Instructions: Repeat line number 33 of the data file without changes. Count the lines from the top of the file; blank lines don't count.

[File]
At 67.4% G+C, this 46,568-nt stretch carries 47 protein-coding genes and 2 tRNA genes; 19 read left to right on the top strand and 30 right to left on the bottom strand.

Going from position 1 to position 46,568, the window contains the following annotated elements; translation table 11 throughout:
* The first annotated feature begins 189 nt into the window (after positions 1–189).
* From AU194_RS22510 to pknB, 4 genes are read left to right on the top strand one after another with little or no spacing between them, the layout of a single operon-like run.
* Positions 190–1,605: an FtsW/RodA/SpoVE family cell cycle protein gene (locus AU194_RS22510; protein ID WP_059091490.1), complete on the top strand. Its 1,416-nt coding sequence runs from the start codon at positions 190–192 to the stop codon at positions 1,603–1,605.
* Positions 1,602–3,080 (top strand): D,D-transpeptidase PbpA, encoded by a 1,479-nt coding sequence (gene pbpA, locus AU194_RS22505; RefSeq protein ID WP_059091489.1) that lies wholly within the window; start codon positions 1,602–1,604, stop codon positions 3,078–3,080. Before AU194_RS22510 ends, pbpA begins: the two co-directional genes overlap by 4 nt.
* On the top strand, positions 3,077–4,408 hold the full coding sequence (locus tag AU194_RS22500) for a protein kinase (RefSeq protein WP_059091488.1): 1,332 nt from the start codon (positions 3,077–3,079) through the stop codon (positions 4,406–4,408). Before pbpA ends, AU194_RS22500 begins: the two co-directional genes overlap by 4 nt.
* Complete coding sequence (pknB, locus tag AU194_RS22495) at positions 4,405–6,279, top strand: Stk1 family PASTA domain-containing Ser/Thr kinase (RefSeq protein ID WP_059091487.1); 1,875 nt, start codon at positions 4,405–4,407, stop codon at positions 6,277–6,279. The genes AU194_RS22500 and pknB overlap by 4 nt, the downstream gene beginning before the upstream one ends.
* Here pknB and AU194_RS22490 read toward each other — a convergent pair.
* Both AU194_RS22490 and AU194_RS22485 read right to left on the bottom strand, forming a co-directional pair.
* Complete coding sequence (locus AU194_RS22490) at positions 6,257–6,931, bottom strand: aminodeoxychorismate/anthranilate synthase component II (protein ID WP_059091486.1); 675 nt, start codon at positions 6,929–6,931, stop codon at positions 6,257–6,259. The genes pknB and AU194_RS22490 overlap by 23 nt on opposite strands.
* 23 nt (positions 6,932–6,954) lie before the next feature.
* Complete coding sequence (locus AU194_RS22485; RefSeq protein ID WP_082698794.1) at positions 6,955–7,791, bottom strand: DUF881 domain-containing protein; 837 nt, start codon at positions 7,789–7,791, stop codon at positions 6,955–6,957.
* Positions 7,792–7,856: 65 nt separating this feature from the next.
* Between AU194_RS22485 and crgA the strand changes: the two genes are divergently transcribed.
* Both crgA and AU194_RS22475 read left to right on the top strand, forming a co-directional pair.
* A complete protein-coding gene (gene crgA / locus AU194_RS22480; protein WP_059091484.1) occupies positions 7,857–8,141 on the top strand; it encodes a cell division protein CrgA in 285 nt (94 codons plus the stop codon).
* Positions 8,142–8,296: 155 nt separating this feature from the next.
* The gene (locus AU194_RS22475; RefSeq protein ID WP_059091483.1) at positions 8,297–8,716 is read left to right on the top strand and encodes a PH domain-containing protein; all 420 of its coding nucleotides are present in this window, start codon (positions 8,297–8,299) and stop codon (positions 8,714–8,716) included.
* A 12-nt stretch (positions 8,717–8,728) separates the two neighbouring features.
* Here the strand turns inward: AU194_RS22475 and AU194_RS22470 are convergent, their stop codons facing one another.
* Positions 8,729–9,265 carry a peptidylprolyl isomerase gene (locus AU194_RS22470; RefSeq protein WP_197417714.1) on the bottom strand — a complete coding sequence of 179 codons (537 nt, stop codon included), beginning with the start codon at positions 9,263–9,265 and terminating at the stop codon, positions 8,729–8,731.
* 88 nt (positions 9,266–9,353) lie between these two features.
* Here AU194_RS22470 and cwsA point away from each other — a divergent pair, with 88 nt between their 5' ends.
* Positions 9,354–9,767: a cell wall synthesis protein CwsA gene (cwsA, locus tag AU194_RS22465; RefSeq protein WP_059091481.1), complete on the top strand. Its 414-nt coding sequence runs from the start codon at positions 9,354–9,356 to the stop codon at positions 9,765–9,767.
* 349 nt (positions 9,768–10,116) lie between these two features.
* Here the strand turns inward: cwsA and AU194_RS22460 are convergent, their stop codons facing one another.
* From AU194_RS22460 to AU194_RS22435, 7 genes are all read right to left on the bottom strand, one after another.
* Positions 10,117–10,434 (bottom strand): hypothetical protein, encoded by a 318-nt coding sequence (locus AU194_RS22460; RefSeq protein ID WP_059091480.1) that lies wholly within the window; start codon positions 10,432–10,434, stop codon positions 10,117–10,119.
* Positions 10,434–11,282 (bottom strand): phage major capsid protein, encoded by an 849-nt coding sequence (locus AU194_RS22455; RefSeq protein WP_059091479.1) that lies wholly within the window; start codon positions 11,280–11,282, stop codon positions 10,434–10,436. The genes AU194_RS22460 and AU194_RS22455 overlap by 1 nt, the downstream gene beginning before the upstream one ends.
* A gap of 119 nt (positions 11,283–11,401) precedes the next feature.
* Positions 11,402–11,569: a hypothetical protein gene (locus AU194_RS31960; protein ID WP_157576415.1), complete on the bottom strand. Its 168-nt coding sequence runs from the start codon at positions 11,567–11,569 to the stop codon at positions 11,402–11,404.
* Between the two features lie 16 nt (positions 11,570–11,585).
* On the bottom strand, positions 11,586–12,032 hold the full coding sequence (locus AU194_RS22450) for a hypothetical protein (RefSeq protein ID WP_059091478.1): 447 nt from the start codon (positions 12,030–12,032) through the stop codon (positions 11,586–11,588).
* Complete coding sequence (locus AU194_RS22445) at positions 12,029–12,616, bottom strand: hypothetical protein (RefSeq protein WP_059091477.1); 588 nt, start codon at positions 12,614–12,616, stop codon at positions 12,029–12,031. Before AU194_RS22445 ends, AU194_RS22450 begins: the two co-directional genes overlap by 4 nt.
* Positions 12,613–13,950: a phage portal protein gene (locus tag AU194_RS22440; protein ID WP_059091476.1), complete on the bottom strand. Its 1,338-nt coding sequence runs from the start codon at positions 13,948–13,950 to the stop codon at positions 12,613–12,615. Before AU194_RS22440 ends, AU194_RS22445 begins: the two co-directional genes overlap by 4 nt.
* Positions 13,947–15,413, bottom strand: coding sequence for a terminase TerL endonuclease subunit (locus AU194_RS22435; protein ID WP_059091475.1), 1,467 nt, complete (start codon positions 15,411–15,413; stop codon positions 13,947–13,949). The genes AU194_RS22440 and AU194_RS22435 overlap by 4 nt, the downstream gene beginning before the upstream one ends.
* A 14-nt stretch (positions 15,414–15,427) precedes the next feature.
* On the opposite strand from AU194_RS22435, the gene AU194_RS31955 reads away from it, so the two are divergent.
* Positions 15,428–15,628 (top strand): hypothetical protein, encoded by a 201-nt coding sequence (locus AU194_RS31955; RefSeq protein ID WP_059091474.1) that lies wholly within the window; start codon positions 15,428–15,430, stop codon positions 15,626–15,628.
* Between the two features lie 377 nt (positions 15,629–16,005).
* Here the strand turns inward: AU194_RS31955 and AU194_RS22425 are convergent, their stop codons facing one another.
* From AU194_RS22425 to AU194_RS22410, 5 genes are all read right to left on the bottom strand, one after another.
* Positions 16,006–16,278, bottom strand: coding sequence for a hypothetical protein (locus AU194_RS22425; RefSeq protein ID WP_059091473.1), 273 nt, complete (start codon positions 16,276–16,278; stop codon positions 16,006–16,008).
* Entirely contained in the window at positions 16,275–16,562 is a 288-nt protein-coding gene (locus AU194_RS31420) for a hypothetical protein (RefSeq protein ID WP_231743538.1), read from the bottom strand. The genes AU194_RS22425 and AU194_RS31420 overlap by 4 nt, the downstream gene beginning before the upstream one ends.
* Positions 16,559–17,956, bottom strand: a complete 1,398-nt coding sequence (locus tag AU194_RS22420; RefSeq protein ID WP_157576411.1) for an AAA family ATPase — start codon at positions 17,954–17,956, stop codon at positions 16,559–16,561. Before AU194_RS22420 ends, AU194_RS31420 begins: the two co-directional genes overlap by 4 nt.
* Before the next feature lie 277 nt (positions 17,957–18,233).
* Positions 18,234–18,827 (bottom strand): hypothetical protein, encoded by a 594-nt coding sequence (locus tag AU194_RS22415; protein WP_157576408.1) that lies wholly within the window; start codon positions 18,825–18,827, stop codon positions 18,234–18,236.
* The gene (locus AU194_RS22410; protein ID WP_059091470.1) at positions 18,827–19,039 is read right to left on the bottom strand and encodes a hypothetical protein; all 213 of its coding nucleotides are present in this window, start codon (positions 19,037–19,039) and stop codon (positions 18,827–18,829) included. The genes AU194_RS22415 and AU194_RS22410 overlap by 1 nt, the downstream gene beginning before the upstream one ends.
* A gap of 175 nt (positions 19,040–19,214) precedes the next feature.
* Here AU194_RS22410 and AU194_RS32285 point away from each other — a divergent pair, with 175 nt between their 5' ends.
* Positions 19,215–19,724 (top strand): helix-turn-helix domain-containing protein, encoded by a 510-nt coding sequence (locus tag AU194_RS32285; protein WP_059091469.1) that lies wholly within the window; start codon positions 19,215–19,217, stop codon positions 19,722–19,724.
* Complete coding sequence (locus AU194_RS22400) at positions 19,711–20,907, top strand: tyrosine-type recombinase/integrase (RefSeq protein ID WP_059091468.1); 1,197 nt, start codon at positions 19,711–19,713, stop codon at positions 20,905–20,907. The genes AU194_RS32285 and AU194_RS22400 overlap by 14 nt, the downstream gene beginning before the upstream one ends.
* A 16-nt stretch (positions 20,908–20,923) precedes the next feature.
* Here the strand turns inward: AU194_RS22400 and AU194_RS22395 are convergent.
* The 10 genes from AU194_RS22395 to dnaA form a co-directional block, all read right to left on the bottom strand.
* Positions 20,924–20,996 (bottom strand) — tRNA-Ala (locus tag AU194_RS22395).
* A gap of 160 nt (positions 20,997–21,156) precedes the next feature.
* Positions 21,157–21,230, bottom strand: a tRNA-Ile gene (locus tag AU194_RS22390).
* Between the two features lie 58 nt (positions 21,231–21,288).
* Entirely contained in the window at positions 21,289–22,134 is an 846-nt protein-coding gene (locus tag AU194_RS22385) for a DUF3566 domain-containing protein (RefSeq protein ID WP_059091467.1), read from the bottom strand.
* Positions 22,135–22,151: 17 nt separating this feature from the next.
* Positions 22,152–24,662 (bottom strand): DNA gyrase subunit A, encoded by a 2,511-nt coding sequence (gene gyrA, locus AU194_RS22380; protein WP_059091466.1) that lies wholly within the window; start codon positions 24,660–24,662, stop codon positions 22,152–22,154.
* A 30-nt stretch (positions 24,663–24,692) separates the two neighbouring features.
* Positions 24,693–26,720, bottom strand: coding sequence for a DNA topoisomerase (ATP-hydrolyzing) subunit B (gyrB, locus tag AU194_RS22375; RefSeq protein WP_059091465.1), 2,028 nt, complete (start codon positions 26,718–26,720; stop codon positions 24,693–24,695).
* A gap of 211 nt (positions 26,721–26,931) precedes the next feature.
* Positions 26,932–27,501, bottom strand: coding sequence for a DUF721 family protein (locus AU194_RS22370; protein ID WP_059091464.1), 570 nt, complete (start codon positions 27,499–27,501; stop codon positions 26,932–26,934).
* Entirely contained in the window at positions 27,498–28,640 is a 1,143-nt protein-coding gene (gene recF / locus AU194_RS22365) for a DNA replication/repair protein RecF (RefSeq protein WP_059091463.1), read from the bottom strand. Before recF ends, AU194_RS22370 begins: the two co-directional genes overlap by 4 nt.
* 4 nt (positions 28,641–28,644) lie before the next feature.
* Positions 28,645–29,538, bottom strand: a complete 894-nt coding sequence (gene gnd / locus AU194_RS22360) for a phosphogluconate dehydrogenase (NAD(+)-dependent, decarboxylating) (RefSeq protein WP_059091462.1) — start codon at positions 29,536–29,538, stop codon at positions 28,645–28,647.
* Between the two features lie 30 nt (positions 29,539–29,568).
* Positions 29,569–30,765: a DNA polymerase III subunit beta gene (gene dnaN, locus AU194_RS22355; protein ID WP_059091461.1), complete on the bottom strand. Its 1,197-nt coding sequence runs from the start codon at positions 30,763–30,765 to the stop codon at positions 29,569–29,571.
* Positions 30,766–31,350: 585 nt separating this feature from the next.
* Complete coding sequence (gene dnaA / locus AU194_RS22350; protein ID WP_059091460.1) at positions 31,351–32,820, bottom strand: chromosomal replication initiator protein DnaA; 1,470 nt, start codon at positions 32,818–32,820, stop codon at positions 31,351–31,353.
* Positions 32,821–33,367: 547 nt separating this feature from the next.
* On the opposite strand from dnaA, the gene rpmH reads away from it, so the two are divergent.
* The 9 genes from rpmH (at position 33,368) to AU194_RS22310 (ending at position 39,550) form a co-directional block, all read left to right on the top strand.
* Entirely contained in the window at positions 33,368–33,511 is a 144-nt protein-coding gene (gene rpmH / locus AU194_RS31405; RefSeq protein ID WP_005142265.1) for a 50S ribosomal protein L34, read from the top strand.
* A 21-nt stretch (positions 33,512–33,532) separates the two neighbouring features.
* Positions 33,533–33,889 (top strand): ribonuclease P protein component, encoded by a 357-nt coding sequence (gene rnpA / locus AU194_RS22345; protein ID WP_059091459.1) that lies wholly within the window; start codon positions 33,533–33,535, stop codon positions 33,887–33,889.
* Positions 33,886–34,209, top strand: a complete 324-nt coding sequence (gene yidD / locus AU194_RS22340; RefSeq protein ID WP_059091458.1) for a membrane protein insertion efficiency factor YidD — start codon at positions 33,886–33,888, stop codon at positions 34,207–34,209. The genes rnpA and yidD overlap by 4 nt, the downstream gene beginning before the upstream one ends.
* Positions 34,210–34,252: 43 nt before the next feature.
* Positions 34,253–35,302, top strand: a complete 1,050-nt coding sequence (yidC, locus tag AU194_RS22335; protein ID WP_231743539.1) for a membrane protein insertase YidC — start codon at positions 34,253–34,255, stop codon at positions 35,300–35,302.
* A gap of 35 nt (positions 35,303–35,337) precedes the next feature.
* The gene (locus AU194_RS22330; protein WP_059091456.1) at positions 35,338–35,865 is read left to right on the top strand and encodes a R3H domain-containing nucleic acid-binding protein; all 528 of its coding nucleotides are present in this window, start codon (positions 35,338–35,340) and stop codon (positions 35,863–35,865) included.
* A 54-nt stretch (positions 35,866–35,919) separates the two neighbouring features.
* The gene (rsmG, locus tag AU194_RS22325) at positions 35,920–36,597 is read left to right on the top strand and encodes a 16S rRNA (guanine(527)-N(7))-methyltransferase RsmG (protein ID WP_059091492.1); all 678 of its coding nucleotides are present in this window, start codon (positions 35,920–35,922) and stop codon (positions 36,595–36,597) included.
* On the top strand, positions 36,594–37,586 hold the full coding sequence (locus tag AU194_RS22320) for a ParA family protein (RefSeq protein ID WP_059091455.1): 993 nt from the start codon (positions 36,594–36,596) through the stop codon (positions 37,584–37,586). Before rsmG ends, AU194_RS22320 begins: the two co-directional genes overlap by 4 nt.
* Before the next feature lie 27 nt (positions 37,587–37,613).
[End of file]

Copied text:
* Between the two features lie 16 nt (positions 11,570–11,585).